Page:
A casual fan of Jazz will likely know the great tenor saxophonist Sonny Rollins. By casual I mean someone like me who, at one point in time, felt obligated to like jazz because of the inherent Cool that comes along with membership in the elite club of knowing music Gods who hear the beat and changes that mere mortals cannot. Sitting next to “Kind of Blue” on your CD rack or iTunes Jazz Genre list may be Rollins’ 1956 magnum opus “Saxophone Colossus.” I have selected for review what most causal fans have already come to accept as a masterpiece. This one is a no-brainer but I recommend it highly because it helped me graduate from casual fan status who wanted to like jazz for all the wrong reasons to rabid, frothing at the ears Jazz fiend looking for his next melodic surprise, chasing the incendiary sax solo dragon….
My Better Half Music Review
I won’t pretend to write like a real critic or one who lasted more than one season of piano lessons as a kid, but if this piece makes it to one jazz burn-out who, upon reading this purchases “Saxophone Colossus” and gives Jazz another whirl, I’ll be delighted. This is an accessible album and a joy from calypso start to blues finish.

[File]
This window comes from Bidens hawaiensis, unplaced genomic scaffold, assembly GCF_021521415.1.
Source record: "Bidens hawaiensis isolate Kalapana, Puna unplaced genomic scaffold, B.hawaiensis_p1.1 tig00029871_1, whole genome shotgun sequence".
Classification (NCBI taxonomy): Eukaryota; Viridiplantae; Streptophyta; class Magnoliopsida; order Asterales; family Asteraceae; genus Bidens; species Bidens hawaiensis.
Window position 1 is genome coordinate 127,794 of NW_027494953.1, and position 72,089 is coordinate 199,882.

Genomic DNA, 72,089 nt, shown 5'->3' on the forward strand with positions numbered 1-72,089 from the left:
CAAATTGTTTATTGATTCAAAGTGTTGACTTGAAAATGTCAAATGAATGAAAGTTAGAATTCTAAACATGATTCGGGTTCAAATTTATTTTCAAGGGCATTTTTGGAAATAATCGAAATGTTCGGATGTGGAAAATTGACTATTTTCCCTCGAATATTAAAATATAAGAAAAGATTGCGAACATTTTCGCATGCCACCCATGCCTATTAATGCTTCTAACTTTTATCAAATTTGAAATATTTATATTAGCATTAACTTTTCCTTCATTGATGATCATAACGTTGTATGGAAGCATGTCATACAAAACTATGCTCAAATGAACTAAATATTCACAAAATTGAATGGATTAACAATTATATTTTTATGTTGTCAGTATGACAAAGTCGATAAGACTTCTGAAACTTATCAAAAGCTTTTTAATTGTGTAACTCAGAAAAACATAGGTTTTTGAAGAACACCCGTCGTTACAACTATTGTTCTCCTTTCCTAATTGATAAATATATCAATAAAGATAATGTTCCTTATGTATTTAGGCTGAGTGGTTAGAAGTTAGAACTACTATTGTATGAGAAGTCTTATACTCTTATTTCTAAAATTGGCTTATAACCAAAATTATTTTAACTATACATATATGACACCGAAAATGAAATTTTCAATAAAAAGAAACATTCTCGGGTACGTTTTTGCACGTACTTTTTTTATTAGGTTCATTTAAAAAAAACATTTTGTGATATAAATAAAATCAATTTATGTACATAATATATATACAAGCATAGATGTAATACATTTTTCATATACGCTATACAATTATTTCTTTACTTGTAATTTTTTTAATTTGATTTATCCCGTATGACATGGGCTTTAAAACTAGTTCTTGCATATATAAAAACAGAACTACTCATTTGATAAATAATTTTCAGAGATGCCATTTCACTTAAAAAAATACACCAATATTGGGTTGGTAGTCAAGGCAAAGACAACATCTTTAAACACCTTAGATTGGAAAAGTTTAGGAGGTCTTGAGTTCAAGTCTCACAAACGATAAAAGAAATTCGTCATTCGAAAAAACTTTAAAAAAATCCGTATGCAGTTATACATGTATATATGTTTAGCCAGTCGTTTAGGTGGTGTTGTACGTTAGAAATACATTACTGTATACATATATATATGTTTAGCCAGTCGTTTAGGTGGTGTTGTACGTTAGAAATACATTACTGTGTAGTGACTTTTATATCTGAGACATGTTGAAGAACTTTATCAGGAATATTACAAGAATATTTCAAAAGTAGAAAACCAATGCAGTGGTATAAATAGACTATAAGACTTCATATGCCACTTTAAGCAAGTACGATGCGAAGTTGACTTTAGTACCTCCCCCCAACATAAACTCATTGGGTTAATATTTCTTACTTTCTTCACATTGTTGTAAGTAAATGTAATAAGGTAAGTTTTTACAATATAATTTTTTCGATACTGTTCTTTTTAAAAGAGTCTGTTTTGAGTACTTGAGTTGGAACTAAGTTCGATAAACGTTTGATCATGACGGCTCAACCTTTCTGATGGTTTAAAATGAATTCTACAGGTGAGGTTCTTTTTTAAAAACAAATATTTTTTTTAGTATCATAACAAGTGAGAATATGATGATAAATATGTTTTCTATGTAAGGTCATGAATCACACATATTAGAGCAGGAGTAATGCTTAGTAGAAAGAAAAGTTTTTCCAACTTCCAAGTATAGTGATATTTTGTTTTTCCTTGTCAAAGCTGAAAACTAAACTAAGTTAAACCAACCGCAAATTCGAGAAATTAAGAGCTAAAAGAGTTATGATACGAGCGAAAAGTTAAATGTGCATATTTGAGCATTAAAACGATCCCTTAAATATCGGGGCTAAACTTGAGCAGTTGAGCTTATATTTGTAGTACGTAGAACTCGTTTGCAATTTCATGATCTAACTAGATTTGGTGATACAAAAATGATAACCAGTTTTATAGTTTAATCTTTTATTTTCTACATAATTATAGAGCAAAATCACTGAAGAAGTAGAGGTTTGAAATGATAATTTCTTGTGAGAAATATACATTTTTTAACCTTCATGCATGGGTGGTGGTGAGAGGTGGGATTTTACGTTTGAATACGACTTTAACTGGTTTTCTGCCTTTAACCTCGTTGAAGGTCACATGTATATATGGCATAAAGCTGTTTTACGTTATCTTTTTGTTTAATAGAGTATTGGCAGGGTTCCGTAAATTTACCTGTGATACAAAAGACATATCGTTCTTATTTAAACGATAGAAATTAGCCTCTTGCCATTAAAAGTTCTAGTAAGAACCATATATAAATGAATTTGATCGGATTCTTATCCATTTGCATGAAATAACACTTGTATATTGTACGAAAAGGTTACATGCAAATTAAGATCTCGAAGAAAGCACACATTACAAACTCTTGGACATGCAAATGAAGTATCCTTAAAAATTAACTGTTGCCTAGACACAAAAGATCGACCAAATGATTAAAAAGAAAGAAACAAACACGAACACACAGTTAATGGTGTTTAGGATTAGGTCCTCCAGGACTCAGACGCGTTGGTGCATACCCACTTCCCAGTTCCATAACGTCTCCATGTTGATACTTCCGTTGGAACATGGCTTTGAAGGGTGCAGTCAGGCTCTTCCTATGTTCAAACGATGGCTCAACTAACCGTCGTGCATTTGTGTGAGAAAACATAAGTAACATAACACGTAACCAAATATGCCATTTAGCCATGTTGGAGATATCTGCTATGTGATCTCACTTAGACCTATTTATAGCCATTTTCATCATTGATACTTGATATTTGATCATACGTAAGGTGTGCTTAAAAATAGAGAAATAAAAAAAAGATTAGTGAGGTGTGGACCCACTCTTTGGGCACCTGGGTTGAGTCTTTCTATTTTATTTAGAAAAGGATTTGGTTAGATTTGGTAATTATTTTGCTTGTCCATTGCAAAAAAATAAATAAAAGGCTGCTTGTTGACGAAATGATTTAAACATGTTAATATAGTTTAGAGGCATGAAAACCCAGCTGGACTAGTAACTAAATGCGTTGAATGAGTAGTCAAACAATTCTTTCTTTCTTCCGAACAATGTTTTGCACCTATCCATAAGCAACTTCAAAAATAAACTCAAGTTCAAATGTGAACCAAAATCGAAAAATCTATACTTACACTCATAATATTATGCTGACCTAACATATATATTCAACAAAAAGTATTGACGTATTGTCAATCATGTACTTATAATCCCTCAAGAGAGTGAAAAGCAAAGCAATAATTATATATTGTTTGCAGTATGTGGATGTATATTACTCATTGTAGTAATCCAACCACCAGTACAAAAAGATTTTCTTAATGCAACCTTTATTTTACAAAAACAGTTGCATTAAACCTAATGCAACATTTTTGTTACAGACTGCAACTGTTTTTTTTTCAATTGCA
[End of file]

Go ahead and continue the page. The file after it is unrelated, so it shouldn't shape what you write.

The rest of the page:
I had the pleasure of seeing Sonny Rollins live in San Francisco in 2005 and by then was familiar with his biography; one time convicted robber cum heroine addict that like so few Jazz greats, kicked the habit and honed his craft. In 1959 after achieving critical acclaim Sonny disappeared from the music scene, disappointed that he may have reached the limits of his talent. That he could be found many nights blowing his saxophone on New York’s Williamsburg Bridge striving for something transcendent and new is the stuff of jazz legend. I try and stay away from that kind of romantic and distracting view of the tortured jazz artist but listening to the third track on “Saxophone Colossus,” “Strode Rode” (a tribute to trumpeter Freddie Webster) it becomes evident you are listening to a musician truly pushing the limits and less than a minute into the track you get a sense of the battle raging between fierce, improvisational solo and the important silence and timing between his playing and the rat-a-tat-tat drumming of the immortal Max Roach and the equally passionate piano playing of Tommy Flanagan. The opening track “St. Thomas” is perhaps the most familiar song if not melody (“Moritat,” the fourth track and “Mack the Knife” in English will also be instantly recognizable) and contains effortless playing and an extremely contagious melody. Simply put, this album can light Saturday night on fire and ease you into Sunday morning in the same song. It’s hard for me to pick a stand out track but if you have 11 minutes before your next stop and it’s raining out, play “Blue 7” and by the time you arrive at your destination you will have taken a step closer to at least the self-perception that you are more hip than you were when you started your trip.